“I stand for a life free of shame for all little girls.”
“I stand for happy, healthy children–no matter their size.”
“I stand against social stigma and the right to be happy just as you are.”
These are powerful statements, and just a few of the many “STANDards” (above right) assembled by Marilyn Wann and other fat acceptance activists in opposition to a problematic fat shaming public-health campaign initiated by Children’s Healthcare of Atlanta (above left).
The controversial Children’s Healthcare campaign, called Strong4Life, features posters and billboards depicting depressed-looking fat children with slogans like, “It’s hard to be a little girl, if you’re not.”
These poster children, it turns out, are actually healthy actors and models. They do not have the health problems referenced in some of the ads–a fact which further contradicts the message that all fat children are unhealthy and unhappy. But the ads legitimize the bullying and shaming that fat children regularly face, while reinforcing the perception that change is needed not in the culture but in the individual.
The “STANDards” are just one among many forms of protest aimed at the Strong4Life campaign, but they are of particular interest for feminists. Penned by individuals (at this point mostly women) the messages bring into focus some important patterns in fat shaming.
No one disagrees with the aim of creating healthy kids. Yet many of the “STANDards” point out that an obsession with the number on the scale and a fear that one is taking up too much space are unhealthy. Those who’ve created “STANDards” are fighting back against the messages of shame, blame and ridicule being put forth under the banner of health improvement. Another “STANDard” reads: “I stand against harming fat children. Hate does not equal health.”
Children’s Healthcare of Atlanta Board president Doug Hertz, has heard the criticism and remains firm. He offered an op-ed piece in the Atlanta Journal Constitution on January 12 saying that the campaign gets people talking about a topic that deserves attention. He offered an unreferenced statistic that 80 percent of those who’ve seen the ads agree with the approach and 11 percent don’t.
This high approval rating, if accurate, stands to reason, given that the ads are playing on entrenched cultural values that cast fat people as deserving shame, and that position certain bodies as deviant–in need of correction. These sentiments may be comfortable and familiar, but they have nothing to do with children’s health. As it turns out, fat bodies are not linked with poor health either; a poor diet and sedentary lifestyle are. Anyone, fat or thin, can suffer from lack of healthy food and exercise.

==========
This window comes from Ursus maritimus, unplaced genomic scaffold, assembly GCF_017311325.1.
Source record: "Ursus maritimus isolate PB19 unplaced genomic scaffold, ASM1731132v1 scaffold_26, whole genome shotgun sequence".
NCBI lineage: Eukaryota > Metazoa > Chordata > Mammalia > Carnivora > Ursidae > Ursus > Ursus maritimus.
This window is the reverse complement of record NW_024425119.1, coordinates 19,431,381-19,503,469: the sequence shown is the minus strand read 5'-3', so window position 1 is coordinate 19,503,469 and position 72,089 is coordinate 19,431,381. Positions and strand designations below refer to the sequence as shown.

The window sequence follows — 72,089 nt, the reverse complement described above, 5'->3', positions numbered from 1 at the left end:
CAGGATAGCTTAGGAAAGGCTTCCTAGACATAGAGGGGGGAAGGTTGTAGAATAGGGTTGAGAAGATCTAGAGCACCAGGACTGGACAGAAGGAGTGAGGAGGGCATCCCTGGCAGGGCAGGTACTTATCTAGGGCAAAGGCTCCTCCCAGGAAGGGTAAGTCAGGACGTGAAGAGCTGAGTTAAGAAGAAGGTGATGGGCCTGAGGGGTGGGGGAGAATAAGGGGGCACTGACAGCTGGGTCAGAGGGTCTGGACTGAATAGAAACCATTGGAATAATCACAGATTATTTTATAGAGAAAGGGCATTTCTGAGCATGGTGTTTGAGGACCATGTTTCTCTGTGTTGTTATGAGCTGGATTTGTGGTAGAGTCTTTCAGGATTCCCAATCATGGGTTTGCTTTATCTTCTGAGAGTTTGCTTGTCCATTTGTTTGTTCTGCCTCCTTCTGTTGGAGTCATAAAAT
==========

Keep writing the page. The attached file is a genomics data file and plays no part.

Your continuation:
I don’t think this type of fat shaming is what Michelle Obama had in mind when she initiated the Let’s Move! campaign, which celebrated its two-year anniversary yesterday. The four main tenets of that campaign are not focused on fat kids, nor their presumably incompetent caregivers. Instead, Let’s Move’s precepts are:
1) Get parents more informed about nutrition and exercise.
2) Improve the quality of food in schools.
3) Make healthy foods more affordable and accessible for families.
4) Focus more on physical education.
And yet, what some have renamed the “war on childhood obesity” has unwittingly validated some familiar forms of gender discrimination. In the discussion of obesity, we can’t ignore the longstanding precedent that women’s bodies must be controlled, shrunk to near invisibility and reshaped to fit a social standard of beauty that few can healthily maintain. We also can’t ignore the cultural standard for placing blame on children’s caregivers (mostly their mothers) for their poor health and poverty.
Many of the “STANDards” point out that health and body size do not correlate–but discrimination and body size do. In her recent book Fat Shame: Stigma and Fat Body in American Culture (NYU Press, 2011), Amy Erdman Farrell draws on a wide range of sources–including popular literature, political cartoons, advertisements and physician’s manuals–to present the case that our historic denigration of fatness emerged long before it was linked to health concerns. Her work also focuses on feminism’s relationship to fatness, and its intersections with other forms of body stigma. Farrell points out that those who seek to be rid of stigmatized identities–whether related to gender, race, ethnicity or class–will often take up the cause of weight loss and fat hatred in order to validate their own claims to normalcy.
The Stand4EveryBody campaign also addresses these intersections, but from a personal and political rather than scholarly standpoint. Some of the photos accompanying the “STANDards” show fat bodies, some thin, some disabled, some young, some old. They show people of different races and different physical presentations. Check them out! There are instructions for submitting your own “STANDard” as well.
Fighting fat shame and stigma is a big job, and these efforts have the potential of reaching beyond a single media campaign. And yes, the pun was intended.